Warning a bit of tread drift here!!! (and BTW, I'm with Paul on this topic!!)
I think you may be promoting this "dramatic" position because of some mistaken information you've been given??? (and I suspect that you have not actually used an AIS
system on-board??? Nor maybe not MARPA??? but whatever the case, this should help clear things up for everyone!!)
And, maybe I can help illuminate things for you (and others here), so that everyone may come out with a better understanding of what AIS
, and MARPA can do....and how they do it...
[Please note, that I am NOT advocating sailing without a proper watchstander/lookout, nor that AIS / MARPA, etc. are substitutes for a good pair of eyes (and/or a trained radar user, in fog)...
But, I'm just trying to educate / clarify what AIS and MARPA are, and what they do!!!]
Originally Posted by rocksculpter
Radar really is only dependable way to keep track of traffic, being real time. Here in the Puget sound
the AIS tracking seems to have a lag time that means they could run you over and be gone before got notice.
1) On a clear day, your eyes and a good sense of how to navigate near other vessels works great!!!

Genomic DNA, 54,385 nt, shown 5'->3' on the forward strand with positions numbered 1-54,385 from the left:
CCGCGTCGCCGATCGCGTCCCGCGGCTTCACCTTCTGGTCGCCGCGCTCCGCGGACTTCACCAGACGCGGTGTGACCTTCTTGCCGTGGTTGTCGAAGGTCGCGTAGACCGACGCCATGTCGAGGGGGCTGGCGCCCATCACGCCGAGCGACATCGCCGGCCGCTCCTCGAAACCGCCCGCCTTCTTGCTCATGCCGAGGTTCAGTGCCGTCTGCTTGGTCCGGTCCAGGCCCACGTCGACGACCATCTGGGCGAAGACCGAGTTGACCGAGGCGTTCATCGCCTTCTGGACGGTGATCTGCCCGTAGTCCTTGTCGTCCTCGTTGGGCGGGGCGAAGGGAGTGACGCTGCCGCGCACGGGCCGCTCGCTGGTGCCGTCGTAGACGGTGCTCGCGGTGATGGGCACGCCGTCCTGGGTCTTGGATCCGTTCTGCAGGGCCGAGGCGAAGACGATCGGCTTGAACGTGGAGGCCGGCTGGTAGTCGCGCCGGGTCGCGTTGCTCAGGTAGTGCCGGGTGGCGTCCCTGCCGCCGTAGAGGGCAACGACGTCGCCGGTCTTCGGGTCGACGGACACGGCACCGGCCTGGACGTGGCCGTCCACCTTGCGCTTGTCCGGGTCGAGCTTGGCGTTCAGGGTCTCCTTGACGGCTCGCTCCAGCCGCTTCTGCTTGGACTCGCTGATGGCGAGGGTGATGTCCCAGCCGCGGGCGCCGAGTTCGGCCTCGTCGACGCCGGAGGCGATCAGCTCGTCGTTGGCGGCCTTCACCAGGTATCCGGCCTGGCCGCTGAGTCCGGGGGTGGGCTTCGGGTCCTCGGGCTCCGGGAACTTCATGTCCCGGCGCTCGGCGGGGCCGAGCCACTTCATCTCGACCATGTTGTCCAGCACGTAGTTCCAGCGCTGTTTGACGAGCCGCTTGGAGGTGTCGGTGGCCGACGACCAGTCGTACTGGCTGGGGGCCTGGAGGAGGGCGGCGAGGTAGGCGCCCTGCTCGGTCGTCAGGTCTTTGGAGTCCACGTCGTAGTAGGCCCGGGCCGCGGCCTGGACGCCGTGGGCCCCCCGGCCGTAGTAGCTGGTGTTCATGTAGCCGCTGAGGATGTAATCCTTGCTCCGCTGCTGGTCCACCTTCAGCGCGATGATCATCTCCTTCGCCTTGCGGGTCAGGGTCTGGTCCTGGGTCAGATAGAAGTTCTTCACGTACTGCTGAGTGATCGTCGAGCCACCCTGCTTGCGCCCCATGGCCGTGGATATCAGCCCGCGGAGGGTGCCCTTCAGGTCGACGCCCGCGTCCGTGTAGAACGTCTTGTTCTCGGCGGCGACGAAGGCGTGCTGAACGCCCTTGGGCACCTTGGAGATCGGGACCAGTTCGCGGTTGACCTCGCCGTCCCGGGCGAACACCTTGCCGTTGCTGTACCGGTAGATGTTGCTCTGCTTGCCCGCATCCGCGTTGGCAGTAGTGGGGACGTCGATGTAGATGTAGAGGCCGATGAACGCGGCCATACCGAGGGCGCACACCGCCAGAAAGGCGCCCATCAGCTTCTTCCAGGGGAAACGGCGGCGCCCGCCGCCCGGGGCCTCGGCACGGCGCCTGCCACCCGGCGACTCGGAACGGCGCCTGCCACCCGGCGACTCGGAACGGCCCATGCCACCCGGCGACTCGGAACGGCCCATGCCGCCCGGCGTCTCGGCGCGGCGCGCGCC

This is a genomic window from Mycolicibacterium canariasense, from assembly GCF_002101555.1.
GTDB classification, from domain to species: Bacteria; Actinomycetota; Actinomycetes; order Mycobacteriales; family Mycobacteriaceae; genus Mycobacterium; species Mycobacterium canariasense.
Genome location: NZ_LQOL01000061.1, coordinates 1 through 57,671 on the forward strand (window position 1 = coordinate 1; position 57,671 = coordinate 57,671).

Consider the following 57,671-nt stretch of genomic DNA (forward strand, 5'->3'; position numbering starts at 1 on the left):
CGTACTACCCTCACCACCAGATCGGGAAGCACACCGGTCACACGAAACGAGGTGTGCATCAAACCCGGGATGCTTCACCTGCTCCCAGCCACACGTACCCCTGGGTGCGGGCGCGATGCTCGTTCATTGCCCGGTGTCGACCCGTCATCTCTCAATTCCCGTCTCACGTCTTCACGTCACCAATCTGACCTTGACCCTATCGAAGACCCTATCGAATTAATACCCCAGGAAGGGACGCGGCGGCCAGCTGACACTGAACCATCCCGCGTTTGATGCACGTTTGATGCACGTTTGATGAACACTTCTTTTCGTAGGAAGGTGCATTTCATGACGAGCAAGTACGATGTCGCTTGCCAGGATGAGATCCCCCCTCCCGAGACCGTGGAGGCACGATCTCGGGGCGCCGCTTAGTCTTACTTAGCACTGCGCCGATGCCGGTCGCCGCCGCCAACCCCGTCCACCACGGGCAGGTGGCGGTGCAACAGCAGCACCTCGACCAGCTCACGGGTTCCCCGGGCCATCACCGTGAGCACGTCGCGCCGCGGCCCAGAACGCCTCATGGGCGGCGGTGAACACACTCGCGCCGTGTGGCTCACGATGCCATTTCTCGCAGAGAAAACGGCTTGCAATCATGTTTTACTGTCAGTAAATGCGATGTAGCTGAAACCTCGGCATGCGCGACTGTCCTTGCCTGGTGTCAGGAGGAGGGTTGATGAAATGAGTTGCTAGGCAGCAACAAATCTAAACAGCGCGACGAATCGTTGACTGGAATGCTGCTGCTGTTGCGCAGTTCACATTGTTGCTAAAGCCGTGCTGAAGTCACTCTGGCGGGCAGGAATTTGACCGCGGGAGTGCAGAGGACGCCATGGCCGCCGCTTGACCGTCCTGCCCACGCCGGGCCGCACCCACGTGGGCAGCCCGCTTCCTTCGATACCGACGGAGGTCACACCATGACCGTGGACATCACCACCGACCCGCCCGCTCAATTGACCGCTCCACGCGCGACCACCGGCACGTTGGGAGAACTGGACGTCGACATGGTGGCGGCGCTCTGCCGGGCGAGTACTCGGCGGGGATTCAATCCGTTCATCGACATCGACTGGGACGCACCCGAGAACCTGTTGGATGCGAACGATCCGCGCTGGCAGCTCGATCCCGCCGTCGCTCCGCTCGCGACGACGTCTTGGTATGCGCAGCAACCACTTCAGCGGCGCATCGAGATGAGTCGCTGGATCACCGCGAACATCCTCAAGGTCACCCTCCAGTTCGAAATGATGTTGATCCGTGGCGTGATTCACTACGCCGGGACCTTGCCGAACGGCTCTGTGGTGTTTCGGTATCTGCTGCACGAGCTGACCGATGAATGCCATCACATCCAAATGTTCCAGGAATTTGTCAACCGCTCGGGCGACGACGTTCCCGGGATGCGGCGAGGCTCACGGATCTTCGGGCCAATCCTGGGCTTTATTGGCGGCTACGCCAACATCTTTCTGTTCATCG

And, a good working radar unit, properly adjusted, AND used by a TRAINED / EXPERIECED operator, is a GREAT tool in reduced visibility situations, such as fog!!!
But, my guess is that you are not aware of how AIS works, and are probably referring to some website that does ship tracking (such as marinetraffic.com)???
2) AIS is, in fact, "real-time"!!!
Yes, vessels do transmit bursts of data, but all Class A AIS units (which is what most all commercial traffic would have, and ALL SOLAS-grade vessels, and ALL vessels controlled by a "Vessel Traffic System", MUST have), transmit the vessel's dynamic information (GPS position, speed, heading, course, rate of turn, etc.) EVERY 2 seconds to EVERY 10 seconds, depending on the vessel speed and ALL Class A AIS units, even those on vessels traveling at the slower speeds, will transmit more often than the "every 10 seconds", when they are turning, or have just completed a turn, or have recently made a course change.....
In actual practice most Class A AIS equipped vessels transmit their dynamic AIS data EVERY FEW SECONDS, and the exact time since this data was updated, is also displayed for you!!!
So, in all practical terms, you get these vessel's position, speed, heading, course, rate-of-turn, etc. almost instantaneously....and certainly in what I would call "real time"!!!
3) For those that are not fully aware of what AIS is, how AIS works, and what it can / cannot do.....I suggest you read over these pages...
TYPES OF AUTOMATIC IDENTIFICATION SYSTEMS (PER ITU-R M.1371 AND IEC STANDARDS)
AIS Frequently Asked Questions
There are other sources of info about AIS, but I thought getting the info straight from the USCG might be good, in that most will not quibble with that source....
4) As for Radar being "real time"....
Yes, it's "real time"...and in flat water
with large targets, it does work VERY well....